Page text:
On the Road with Gale: Refreshing!

portrait of Stacey Knibloe a trainer of Gale databasesGale is going on the road again in Massachusetts. Join us for one of 7 sessions this month with Gale’s super trainer, Stacey Knibloe. Stacey will help you understand all the ins and outs and be there to answer all your questions. Learn to make the most of the Gale resources for your library users!

Register here!

Stacy will be stopping in:

Plymouth Public Library          Medford Public Library        Fitchburg Public Library
Plymouth North High School   Somerville High School       Fitchburg High School
Westfield Athenaeum

We hope to see you there!

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Small Library Potluck at the Cushman Library

MLS staff and members recently gathered together for a small library potluck at the Cushman Library in Bernardston to discuss issues important to small libraries. Among the topics of discussion were MassCat, Delivery, Summer Library Program, and using outdoor space to expand the library walls. Thank you all for the great conversations and to the Cushman Library for hosting.

Keep an eye on our calendar for more forums in the new year!

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Democracy Talks at the Watertown Free Public Library

While preparing for my fall workshop, Librarians Fostering Civic Engagement, I discovered this outstanding program series offered at the Watertown Free Public Library.  I’m very excited to bring you an interview with Brita Zitin, Digital Services Librarian, at the Watertown Free Public Library.  Congrats to Brita and the Watertown Free Public Library on offering such a timely and crucial series.

Brita Zitin

Brita Zitin

Please tell us about your Democracy Talks series.

Brita Zitin: We started the series in the wake of the 2016 election, sensing that people were eager for both basic information on and deep insight into the political process. The first event was scheduled for the night before the presidential inauguration in January 2017, and we’ve continued every two or three months since. Topics have included voting rights, immigration, climate change, and fair housing. (A full list is on the WFPL website.) We hope that attendees leave each talk empowered to engage with the topic more confidently, be it in discussion, action, or simply reflection.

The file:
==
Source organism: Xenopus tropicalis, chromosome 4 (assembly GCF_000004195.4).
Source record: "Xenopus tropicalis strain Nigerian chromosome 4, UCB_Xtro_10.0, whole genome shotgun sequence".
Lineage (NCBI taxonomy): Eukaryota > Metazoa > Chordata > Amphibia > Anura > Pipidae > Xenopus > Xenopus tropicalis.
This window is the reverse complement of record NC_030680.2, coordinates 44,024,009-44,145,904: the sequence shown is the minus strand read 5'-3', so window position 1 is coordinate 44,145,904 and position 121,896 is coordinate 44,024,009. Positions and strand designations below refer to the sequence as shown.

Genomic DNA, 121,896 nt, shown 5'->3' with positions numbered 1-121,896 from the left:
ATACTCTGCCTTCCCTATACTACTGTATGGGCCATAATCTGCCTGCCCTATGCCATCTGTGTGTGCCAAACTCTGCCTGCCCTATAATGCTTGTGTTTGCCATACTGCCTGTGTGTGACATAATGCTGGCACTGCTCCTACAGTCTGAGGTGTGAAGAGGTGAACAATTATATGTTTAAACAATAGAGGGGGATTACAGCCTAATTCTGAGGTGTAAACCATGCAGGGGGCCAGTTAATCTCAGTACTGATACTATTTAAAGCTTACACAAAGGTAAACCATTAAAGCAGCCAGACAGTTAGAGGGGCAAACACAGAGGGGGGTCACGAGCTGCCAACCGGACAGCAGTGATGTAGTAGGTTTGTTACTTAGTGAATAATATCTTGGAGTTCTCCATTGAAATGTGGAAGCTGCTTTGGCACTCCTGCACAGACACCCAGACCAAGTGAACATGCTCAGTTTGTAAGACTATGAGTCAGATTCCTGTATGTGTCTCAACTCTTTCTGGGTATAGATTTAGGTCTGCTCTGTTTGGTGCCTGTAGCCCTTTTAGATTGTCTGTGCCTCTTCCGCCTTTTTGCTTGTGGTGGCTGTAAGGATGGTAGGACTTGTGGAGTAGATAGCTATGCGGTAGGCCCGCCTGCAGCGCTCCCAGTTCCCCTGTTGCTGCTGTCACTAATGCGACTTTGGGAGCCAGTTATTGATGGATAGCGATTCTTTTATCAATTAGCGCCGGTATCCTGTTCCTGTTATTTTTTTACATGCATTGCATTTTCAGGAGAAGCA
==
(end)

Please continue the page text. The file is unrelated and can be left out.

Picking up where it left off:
How has your community responded to your Democracy Talks series?

While we haven’t been capturing any written feedback, attendees often stop to share comments as they leave. We’ve heard lots along the lines of “Thanks for the series, it’s great – and so very much needed” and “I hope the Democracy Talks panels will continue!”

How Immigration Law Affects Us AllWhich programs have been the most popular?

Our first program drew the largest audience, due to the strong opinions and emotions that the impending inauguration stirred up. The speaker, Erin O’Brien of UMass Boston, skillfully channeled all that energy into a focused examination of facts, precedents, and possibilities.

We have also had good attendance at our programs on immigration and citizenship. The latter drew an entire ESL class from the library’s Project Literacy program, and some of the students subsequently signed up for the Project Literacy citizenship class!

The Future of Voting RightsWhat advice would you give librarians interested to offer similar programs highlighting democracy?

Keep an open mind about what might fall under the umbrella of “democracy.” We had originally envisioned the series as a sort of “Civics 101” for grown-ups, with speakers explaining various aspects of how the U.S. government works. However, our speakers’ areas of expertise have sent us in unexpected directions that broaden the scope of the series, addressing democracy globally and locally as well as on the national level.

 

Any other thoughts you would like to share?

Civil and Uncivil Disobedience